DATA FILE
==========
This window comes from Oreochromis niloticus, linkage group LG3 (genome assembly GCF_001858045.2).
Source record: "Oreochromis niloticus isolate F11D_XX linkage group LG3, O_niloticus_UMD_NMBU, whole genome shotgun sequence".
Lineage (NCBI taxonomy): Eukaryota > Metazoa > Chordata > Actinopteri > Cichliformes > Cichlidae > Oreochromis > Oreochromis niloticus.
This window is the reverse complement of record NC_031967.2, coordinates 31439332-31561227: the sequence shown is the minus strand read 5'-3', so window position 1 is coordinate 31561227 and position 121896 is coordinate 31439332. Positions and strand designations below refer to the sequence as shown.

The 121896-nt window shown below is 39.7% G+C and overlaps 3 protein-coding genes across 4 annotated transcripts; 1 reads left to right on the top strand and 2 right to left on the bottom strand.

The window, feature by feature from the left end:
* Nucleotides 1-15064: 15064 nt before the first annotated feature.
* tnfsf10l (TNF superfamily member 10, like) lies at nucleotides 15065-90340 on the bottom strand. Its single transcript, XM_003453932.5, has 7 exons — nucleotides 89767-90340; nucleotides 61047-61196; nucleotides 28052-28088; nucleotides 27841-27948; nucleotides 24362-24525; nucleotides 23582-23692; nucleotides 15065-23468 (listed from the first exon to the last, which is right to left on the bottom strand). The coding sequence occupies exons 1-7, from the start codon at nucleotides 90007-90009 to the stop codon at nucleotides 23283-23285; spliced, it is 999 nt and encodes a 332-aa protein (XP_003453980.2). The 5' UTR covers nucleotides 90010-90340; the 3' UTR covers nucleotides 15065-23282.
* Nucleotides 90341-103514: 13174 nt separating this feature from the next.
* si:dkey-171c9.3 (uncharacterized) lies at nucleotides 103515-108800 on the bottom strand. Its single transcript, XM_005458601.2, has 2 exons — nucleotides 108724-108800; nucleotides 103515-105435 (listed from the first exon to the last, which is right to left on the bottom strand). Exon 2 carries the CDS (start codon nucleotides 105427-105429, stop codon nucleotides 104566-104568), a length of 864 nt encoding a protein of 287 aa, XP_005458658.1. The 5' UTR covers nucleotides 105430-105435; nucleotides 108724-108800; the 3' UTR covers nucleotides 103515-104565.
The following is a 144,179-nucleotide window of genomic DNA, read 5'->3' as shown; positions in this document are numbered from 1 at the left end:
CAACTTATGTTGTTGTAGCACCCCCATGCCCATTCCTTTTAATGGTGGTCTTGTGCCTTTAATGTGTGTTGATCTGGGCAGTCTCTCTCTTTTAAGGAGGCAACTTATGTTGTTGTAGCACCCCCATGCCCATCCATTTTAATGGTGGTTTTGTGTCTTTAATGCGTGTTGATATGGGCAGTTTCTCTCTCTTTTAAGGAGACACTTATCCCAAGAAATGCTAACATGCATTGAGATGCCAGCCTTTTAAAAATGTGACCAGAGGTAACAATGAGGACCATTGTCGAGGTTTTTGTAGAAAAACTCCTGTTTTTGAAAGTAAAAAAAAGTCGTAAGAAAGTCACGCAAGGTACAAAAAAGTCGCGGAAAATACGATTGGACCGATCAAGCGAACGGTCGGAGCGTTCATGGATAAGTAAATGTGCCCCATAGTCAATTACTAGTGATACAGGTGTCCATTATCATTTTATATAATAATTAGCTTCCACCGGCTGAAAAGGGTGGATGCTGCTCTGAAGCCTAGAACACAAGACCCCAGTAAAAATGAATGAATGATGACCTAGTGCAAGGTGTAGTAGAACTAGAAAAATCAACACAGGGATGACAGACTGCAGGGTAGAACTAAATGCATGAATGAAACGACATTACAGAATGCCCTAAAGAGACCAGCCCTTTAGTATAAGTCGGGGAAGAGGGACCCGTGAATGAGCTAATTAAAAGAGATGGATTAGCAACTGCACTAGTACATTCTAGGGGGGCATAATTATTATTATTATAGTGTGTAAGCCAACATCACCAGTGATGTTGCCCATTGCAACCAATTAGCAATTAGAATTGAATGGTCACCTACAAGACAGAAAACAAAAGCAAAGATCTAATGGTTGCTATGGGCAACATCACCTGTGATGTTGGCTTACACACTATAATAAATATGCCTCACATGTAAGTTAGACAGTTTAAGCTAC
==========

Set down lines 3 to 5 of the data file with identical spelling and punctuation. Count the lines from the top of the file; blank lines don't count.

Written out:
Lineage (NCBI taxonomy): Eukaryota > Metazoa > Chordata > Actinopteri > Cichliformes > Cichlidae > Oreochromis > Oreochromis niloticus.
This window is the reverse complement of record NC_031967.2, coordinates 31439332-31561227: the sequence shown is the minus strand read 5'-3', so window position 1 is coordinate 31561227 and position 121896 is coordinate 31439332. Positions and strand designations below refer to the sequence as shown.

The 121896-nt window shown below is 39.7% G+C and overlaps 3 protein-coding genes across 4 annotated transcripts; 1 reads left to right on the top strand and 2 right to left on the bottom strand.